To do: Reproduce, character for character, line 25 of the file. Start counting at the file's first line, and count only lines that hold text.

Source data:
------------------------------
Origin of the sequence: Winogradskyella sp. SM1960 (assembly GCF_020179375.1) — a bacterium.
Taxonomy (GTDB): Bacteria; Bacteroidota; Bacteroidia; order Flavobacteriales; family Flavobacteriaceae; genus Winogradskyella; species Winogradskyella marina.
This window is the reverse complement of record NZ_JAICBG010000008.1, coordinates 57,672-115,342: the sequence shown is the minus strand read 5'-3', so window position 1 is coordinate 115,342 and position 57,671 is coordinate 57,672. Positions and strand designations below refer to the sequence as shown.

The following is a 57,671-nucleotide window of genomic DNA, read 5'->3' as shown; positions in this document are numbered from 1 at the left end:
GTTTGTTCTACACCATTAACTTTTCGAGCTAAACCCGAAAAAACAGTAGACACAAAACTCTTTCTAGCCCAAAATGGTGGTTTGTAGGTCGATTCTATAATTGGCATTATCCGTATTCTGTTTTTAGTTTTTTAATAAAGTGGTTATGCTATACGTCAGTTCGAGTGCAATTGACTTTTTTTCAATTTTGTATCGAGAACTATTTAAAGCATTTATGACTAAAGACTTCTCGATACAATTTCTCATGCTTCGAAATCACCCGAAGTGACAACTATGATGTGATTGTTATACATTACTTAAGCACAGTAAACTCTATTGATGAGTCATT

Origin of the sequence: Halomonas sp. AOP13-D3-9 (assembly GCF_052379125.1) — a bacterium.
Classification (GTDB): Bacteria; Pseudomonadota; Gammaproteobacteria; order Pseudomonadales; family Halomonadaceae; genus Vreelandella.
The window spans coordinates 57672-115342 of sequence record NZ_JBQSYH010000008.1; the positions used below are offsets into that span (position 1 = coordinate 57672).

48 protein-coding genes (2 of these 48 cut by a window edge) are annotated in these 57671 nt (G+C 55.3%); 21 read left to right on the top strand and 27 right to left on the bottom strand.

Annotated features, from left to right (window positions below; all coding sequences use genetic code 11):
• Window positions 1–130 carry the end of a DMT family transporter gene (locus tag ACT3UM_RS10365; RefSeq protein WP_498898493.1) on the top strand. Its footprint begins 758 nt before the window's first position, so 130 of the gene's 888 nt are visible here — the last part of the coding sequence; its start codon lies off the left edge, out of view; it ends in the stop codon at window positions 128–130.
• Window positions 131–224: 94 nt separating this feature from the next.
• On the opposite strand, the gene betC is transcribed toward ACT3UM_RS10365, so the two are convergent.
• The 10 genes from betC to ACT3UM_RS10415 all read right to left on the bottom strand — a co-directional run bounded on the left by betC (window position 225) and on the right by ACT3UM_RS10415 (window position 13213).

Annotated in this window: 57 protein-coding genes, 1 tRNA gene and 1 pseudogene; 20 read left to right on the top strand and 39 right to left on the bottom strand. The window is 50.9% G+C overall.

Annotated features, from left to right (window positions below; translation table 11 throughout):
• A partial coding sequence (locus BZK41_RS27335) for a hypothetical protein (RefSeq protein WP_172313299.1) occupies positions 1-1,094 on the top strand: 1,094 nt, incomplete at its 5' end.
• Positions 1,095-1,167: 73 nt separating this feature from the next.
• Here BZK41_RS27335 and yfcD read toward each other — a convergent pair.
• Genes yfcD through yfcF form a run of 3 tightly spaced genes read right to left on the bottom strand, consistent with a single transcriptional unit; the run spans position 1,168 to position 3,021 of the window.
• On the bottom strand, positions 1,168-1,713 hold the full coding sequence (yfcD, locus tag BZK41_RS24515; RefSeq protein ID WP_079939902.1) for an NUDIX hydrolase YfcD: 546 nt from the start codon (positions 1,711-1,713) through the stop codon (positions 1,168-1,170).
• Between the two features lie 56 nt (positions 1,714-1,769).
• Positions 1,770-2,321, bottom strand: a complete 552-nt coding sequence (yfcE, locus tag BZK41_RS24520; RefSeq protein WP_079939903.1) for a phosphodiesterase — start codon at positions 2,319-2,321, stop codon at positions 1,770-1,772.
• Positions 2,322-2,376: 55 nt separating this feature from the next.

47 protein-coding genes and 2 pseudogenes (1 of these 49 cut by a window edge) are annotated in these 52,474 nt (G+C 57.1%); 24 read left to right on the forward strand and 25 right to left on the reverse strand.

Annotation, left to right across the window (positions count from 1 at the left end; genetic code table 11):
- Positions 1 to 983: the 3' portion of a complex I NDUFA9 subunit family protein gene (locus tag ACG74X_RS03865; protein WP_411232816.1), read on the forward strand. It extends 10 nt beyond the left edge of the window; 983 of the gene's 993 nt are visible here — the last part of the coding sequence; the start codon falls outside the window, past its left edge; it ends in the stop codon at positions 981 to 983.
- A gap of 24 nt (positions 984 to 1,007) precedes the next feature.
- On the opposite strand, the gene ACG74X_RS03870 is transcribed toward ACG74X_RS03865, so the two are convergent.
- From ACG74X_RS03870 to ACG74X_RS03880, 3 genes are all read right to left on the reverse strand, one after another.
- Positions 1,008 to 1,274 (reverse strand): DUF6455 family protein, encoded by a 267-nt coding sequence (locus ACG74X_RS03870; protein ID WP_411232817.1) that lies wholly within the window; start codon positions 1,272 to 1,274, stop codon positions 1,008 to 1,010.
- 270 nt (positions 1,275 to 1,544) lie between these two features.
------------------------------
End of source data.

47 protein-coding genes and 2 pseudogenes (1 of these 49 cut by a window edge) are annotated in these 52,474 nt (G+C 57.1%); 24 read left to right on the forward strand and 25 right to left on the reverse strand.